Last year, 15.4 GW of new wind parks were installed in Europe: 11.8 GW of them onshore and 3.6 GW – offshore. A total of 205 GW of wind parks operate in Europe, generating 15 percent of the electricity consumed here last year.
According to WindEurope, the largest number of new wind parks emerged in the United Kingdom, 2.4 GW (onshore and offshore), Spain, 2.3 GW (onshore), Germany, 2.2 GW (onshore and offshore), Sweden, 1.6 GW (onshore), France 1.3 GW (onshore).
In Germany, which has long been the engine of the sector in Europe, wind energy development is currently stalled. From 2014 to 2017, the country installed an average of 4.6 GW of wind power plants annually. By comparison, just 1.1 GW was installed last year – the least amount since 2000. The biggest challenge in this country is the long and complicated permitting process that led to the unsuccessful auctions last year. A total of 3.7 GW of power was auctioned, but only 1.8 GW was allocated.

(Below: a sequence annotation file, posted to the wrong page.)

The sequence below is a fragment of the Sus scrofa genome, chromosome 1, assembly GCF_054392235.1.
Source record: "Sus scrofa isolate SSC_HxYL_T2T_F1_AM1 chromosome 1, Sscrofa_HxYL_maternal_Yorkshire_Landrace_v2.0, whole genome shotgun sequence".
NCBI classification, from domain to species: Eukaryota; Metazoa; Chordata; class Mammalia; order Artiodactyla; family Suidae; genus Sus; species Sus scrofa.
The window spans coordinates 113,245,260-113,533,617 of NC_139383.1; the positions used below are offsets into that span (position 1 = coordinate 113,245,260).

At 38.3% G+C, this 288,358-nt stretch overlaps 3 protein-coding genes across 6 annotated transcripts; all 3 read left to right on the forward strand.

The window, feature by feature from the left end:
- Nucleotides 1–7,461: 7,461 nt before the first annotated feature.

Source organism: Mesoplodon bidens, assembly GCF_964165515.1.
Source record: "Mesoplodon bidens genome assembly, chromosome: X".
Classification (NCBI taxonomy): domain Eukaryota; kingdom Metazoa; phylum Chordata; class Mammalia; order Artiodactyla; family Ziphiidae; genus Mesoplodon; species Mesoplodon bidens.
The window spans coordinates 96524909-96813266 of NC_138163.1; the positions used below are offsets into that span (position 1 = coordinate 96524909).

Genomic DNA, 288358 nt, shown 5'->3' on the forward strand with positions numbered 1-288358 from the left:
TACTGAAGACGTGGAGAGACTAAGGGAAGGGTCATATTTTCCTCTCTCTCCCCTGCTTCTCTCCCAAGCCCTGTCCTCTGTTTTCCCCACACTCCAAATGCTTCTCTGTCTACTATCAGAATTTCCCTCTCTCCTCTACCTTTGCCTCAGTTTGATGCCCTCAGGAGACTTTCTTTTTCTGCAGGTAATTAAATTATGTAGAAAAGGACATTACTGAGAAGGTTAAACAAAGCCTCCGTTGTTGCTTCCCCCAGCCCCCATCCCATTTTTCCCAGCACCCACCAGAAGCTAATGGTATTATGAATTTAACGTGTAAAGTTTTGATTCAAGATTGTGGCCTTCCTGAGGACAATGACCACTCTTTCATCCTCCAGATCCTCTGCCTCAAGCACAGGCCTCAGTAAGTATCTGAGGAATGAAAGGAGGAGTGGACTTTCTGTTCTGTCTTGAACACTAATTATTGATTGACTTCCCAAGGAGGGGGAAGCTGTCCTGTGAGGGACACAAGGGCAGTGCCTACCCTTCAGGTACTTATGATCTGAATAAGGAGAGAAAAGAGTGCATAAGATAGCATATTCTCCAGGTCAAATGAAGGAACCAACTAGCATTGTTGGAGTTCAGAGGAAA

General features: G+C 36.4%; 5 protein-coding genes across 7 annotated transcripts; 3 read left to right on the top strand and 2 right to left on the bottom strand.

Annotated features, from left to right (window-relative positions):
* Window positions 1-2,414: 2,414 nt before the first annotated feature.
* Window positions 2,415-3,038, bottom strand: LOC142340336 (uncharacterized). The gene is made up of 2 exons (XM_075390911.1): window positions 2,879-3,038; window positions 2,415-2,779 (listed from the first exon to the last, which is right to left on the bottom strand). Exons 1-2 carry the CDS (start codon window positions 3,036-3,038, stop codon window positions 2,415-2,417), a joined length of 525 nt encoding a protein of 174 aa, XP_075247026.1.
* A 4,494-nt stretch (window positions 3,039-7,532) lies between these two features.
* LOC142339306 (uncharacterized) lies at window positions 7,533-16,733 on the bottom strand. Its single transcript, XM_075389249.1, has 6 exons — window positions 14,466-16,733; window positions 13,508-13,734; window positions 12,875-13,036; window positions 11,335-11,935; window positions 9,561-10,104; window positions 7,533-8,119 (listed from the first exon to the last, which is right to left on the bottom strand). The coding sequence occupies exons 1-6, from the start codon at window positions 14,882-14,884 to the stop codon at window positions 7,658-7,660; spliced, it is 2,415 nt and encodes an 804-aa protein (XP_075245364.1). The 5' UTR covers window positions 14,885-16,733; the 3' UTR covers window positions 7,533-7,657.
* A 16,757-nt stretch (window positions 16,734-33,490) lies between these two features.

Interestingly, Ukraine ranks ninth in the top ten European countries with the largest number of new wind parks. Last year, 637 MW of onshore wind parks were installed in this country.
Investments on wind parks amounting to around EUR 19 billion have been announced across Europe with a combined capacity of 11.8 GW. 15 GW of power was distributed in auctions and tenders announced by governments.
Last year, the number of newly installed wind parks was 27 percent higher than in 2018. However, in order to meet the objectives set out in the European Green Deal, the development of wind energy should be further accelerated.
As Giles Dickson, head of WindEurope, points out, given that the goal of generating 50% of the electricity needed by wind parks by 2050, Europe is still not building enough of them. To avoid climate impacts and to meet the targets set in the Green Deal, twice as many new wind parks should be installed in Europe as in 2019, and growth should be recorded both onshore and offshore.